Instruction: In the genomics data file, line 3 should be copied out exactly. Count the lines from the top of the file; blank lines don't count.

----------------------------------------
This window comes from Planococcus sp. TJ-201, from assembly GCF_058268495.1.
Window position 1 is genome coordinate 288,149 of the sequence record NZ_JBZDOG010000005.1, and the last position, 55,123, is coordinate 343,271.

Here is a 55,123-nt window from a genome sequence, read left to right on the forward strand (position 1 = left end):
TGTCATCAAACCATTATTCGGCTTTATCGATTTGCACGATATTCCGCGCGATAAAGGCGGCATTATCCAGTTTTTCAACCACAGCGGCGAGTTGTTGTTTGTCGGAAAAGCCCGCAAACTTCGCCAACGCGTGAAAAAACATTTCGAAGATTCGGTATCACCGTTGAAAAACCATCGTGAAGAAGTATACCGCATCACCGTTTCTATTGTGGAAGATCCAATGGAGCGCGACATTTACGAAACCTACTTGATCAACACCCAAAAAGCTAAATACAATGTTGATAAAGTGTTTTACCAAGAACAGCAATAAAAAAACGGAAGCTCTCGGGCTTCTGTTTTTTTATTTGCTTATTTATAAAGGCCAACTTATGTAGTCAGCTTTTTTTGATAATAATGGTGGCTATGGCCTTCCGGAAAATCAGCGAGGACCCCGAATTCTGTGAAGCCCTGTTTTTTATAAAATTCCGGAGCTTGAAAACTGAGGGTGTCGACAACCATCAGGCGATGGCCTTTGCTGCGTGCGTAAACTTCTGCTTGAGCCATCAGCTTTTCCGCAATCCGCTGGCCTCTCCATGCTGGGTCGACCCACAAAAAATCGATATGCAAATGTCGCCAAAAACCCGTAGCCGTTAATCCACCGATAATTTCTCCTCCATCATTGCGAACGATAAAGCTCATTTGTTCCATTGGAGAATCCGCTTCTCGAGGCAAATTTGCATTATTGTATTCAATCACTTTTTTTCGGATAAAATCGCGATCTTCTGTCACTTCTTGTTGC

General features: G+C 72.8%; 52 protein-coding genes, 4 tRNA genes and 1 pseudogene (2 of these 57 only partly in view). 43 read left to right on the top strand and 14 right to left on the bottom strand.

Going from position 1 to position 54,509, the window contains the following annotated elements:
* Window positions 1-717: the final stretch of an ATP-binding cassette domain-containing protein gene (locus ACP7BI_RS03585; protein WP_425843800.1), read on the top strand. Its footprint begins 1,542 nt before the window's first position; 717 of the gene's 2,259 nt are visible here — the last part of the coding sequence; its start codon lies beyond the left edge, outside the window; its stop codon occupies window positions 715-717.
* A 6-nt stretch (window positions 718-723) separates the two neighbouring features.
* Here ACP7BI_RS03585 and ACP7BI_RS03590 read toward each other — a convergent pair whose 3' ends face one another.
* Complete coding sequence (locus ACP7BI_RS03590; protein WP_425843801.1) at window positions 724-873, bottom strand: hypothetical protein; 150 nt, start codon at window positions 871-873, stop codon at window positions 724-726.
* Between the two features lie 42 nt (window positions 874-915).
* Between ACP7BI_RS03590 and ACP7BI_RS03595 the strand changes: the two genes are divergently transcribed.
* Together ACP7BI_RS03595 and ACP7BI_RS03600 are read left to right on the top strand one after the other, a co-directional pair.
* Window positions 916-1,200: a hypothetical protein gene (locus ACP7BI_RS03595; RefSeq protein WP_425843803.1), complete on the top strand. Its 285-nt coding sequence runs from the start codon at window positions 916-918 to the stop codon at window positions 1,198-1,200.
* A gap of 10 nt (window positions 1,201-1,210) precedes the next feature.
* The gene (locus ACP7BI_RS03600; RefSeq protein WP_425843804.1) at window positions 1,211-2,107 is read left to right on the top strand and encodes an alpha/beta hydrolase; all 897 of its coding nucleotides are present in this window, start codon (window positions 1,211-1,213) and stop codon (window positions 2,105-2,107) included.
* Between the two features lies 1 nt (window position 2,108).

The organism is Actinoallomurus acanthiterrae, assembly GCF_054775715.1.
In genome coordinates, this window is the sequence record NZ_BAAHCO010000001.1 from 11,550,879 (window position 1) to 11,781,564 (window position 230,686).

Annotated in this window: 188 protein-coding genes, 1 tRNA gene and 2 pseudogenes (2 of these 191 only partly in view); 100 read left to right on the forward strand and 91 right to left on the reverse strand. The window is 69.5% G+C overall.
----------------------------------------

Here is a 55,123-nt window from a genome sequence, read left to right on the forward strand (position 1 = left end):